I'm going to have to disagree with that to some degree; the "Celtic" heroes/deities which show up in marvel are little more than walking cliches. Cuchulain had to fight Samhain to protect the Book of Kells; I know where to begin with pointing out everything which is wrong with that, but I'll just mention lovely characters like "Caber" and "Shamrock". Egh...


 


]The sad thing is, Celtic mythology IS popular and it is also influential in many ways. Conan the Barbarian, for example, being a figure heavily influenced by Celtic lore. In fact, Conan creator Robert E. Howard tended to focus on Celtic and pre-Celtic heroes such as Kull of Atlantis (ancestor to the Celts), Conan, ( a proto celt) and various Irish reivers such as Cormac Mac Art, Turlough O'Brien and so forth. One of my favorite REH characters is the Irish crusader Cormac Fitzgeoffrey who is as prone to swear by Crom as by St. Patrick, LOL...



The Atlantis = Celts meme is only slightly less insipid than the Egyptian=Irish meme. While there are certainly some broadly evident aspects of so called "barbarian" cultures in Howard's works, they are so broad as to indistinguishable/ generic.

The sad thing is, Celtic mythology IS popular and it is also influential in many ways. Conan the Barbarian, for example, being a figure heavily influenced by Celtic lore. In fact, Conan creator Robert E. Howard tended to focus on Celtic and pre-Celtic heroes such as Kull of Atlantis (ancestor to the Celts), Conan, ( a proto celt) and various Irish reivers such as Cormac Mac Art, Turlough O'Brien and so forth. One of my favorite REH characters is the Irish crusader Cormac Fitzgeoffrey who is as prone to swear by Crom as by St. Patrick, LOL...[/quote]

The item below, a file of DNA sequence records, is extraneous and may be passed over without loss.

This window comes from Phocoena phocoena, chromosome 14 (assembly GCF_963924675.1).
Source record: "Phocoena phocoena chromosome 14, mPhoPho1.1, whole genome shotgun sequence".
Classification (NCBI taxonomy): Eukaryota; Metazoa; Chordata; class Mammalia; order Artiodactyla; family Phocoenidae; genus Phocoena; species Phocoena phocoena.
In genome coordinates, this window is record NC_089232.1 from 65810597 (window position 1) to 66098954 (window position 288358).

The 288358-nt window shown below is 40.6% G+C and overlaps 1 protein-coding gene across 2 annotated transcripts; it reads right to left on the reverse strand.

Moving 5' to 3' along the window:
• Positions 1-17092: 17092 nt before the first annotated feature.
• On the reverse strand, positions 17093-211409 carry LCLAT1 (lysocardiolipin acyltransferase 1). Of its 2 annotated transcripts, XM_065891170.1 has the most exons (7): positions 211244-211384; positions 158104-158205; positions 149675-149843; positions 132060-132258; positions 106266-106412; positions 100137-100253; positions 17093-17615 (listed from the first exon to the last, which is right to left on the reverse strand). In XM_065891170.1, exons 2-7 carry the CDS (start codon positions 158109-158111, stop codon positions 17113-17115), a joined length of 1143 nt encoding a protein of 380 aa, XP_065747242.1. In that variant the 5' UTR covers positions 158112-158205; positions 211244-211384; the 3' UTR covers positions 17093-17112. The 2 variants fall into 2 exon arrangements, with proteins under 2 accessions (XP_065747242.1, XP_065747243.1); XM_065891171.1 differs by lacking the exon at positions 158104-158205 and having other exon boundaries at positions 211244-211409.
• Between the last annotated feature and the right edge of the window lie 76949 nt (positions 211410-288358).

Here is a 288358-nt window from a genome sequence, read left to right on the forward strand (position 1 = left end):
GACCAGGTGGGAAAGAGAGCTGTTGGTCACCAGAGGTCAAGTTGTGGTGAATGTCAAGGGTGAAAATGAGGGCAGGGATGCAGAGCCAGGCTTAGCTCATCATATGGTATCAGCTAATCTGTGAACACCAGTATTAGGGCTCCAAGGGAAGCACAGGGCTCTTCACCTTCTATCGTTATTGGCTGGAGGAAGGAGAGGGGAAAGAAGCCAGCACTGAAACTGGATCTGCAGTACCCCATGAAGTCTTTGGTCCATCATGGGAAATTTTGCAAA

The Atlantis = Celts meme is only slightly less insipid than the Egyptian=Irish meme. While there are certainly some broadly evident aspects of so called "barbarian" cultures in Howard's works, they are so broad as to indistinguishable/ generic.


]I would love to see an epic adaption of one of Howards stories such as the yarn he did about the Battle of Clontarff, where Howard combined that epic historical battle with the Norse myth of Ragnarok.





It would be interesting. An Irish film company, break thru productions, had planned a CG/live action film which would be a retelling of the core tales regarding CuChulain wrote:

I would love to see an epic adaption of one of Howards stories such as the yarn he did about the Battle of Clontarff, where Howard combined that epic historical battle with the Norse myth of Ragnarok.


[/quote]


It would be interesting. An Irish film company, break thru productions, had planned a CG/live action film which would be a retelling of the core tales regarding CuChulain; I was a bit trepidious when it was mentioned that Cu was to "learn the futility of war", but would have seen it none the less. Unfortunately, it looks as though it has been sidelined for now.


I am looking forward to "Brave", Disney not withstanding.

Truth in our hearts, Strength in our arms, Fulfillment in our tongues.